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browser Only IE displays this correctly...


Randy <blindmansbluff09@...>
 

So, I noticed that of the 4 browsers: Chrome, Edge, Firefox and Internet Explorer the only one that displays the name of some links on this page isIE. also while doing this I noticed that the text of the article only shows up if you copy and paste the webpage into a text editor.  Can you all check and see if it is just me?

So go to: https://go.technologyreview.com/e2t/c/*W96f7HW95_mFNW5FD9Zt7vKP1-0/*W5bJPvf2bJFvjW46zn-Q7PymF40/5/f18dQhb0S1V22RMFdXV1Kg4H2KwCs8W1lYb8D5VRH1TW7VjwDl4VJt4lW2LgFTL1cp_q-W3JLpY15MJ35nW7ZlDm-8XJGNqW1l4tpr5PcvFtVVhRmY4q5YfcN5PcB7tyS268W190Qgg6ZCSHYVqzvzY1LVlh1W2MFKpG4ldPqVW5cXFrj4_tZ3pW14PswX6CtZ06W6M5ffT2StlWpW3SmPyM6bvYFMW301jxM1HJzC_W4l7g3M1t-3R4W4KSmcQ2K41DWN7kXMk62jkHKW24Ps1g795JF-VybWDX2r5_LrW3qRZJK19lRR2W49jfnY53VB10N5GFkkykVkbjVX4YfL83pWT5MK0_mYdTknTW1Ms7Cp2bYqt1W38z1bt6nbNb7W2WzwBK3sRc2tW1kfx3N67cWmTVYDCwj77rsQMVxdP7L3y1kKVW3VyRfH6pZX6FW5fHmrJ2hhKytW78Tcjn8ZxZ-HW8f1Xcs2zhpGlW320Bx41WwtW_W69nFBG67sV_YW3kMwd31KfDRtW1Xs5WW3B5YFlW4NbzC424j-LfW8w0Pz76fQ-X2W688bQD4hNHJrW8knjQx2k_jz2N25zjN1szbP8W8DhK7n866fhyW8rcTDK5tFrgcW2NsMPY3ptyNYW8X5z6V8Qhz29W5wXGKH8ph4XxW4zBM-h29hc8HW1Nymz49cgW_cf4V2grh02

speech history for IE: Hmm... Speech history is blank. So I will cut and paste it.

When in the webpage from the link above, scroll down until you hear the text below.
 the bullets will be the actual name for the links in IE but other browsers will just say link.
Example of webpage text.
Image credit:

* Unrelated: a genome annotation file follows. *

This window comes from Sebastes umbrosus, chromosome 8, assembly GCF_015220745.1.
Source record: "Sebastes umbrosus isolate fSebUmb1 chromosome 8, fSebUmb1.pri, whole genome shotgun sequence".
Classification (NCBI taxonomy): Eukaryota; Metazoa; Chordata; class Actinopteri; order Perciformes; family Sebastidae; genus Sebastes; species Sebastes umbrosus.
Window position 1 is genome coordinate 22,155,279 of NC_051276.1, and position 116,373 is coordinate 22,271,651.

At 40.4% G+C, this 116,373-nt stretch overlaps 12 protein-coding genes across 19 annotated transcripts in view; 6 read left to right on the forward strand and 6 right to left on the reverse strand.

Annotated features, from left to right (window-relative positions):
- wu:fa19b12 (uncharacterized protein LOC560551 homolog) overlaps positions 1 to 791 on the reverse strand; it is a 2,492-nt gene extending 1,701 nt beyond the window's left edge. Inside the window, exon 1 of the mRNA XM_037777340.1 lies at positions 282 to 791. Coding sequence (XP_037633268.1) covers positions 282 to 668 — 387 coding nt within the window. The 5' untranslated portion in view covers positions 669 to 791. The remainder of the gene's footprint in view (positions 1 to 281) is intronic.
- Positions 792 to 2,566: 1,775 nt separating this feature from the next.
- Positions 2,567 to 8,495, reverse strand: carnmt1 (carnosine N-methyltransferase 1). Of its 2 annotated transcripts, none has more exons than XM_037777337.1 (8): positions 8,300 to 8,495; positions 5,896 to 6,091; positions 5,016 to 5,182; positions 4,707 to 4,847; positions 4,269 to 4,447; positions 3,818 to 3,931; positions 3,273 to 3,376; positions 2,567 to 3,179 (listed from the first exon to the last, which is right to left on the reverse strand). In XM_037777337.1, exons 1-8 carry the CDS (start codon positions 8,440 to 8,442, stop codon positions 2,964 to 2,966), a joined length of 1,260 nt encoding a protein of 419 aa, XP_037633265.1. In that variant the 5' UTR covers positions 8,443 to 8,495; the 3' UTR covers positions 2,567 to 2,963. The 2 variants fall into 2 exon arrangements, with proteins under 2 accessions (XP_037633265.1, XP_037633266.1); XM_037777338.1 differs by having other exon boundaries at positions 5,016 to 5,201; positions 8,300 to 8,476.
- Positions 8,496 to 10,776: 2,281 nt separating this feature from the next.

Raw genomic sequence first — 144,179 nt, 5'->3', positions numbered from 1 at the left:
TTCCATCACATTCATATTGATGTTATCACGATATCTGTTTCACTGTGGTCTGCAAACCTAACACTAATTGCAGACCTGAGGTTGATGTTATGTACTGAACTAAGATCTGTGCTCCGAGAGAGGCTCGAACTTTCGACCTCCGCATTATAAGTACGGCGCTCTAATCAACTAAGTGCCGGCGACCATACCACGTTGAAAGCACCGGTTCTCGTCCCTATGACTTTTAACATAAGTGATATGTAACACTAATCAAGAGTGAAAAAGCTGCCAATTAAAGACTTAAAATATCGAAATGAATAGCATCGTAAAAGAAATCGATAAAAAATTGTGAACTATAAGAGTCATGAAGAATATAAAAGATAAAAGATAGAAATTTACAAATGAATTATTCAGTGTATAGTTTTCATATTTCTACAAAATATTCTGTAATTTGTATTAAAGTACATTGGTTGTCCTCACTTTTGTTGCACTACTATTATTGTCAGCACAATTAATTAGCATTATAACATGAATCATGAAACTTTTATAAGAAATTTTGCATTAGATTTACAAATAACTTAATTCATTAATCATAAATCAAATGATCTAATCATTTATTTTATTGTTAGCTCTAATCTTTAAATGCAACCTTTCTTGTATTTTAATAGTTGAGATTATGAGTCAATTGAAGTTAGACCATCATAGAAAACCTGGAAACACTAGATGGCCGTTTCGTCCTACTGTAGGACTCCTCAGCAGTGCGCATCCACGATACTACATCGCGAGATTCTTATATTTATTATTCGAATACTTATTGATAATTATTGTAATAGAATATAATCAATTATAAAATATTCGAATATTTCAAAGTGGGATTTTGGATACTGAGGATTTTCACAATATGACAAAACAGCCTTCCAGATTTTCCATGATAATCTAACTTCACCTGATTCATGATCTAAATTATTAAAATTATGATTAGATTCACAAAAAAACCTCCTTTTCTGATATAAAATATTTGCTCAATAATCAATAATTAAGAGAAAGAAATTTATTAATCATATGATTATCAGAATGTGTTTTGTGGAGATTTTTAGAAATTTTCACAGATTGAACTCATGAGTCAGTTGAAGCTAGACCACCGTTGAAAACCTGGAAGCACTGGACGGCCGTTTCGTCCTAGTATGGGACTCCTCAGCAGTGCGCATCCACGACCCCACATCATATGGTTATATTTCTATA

• zhuyufang/Getty

Posted by Karen Hao


You may notice that the text for the article is nowhere to be found on the page in any of the browsers but when I copied the text above for this example this is what was pasted:

Is China’s social credit system as Orwellian as it sounds?

In the Western imagination, China’s infamous social credit system is an AI-powered surveillance regime that violates human rights. We often hear about examples of its use for asserting political control, such as last month, when a man was stripped of 950 out of 1,000 points—having been docked 10 points every time he petitioned the government for help with his mother’s medical dispute. But rarely do we hear about the other narrative, in which it is a governance mechanism welcomed by many citizens who are fed up with rampant fraud, counterfeit products, and public health failures.

This is the not-so-straightforward reality portrayed by a story from the South China Morning Post. (Though, to be fair, there are questions about just how independent the SCMP is.) In the village of Jiakuang Majia within Rongcheng city, one of a dozen places lauded for its success in piloting the program, residents say the scheme has mostly been a positive influence—if an influence at all. There is actually no AI or other technology involved. Rather, points are tracked with paper and manual labor—and many consider the system a peripheral bureaucracy, far from a driving force in their day-to-day lives.

China’s social credit system is designed to incentivize lawfulness and integrity. Citizens can earn points for good deeds like volunteering, donating blood, or attracting investments to the city; they can lose them for offenses like breaking traffic rules, evading taxes, or neglecting to care for their elderly parents. Their scores then affect their access to community welfare programs: high scorers receive benefits like free medical checkups and discounts to heating bills; low scorers lose government subsidies or get barred from government jobs.

But while this last detail is often characterized in the West as a freedom-infringing power grab by an authoritarian government, many scholars argue that social credit scores won’t have the wide-scale controlling effect presumed. The data the scheme collects does’t actually align with the data that, say, a bank needs to determine whether to grant you a loan. Regulations have also been revised in instances of intense pushback: Suining County got rid of its point deductions for unauthorized petitions, for example, because of widespread unpopularity. Therefore, these scholars say, the system acts more as a tool of propaganda than a tool of enforcement. Others point out that it is simply an extension of Chinese culture’s long tradition of promoting good moral behavior and that Chinese citizens have a completely different perspective on privacy and freedom.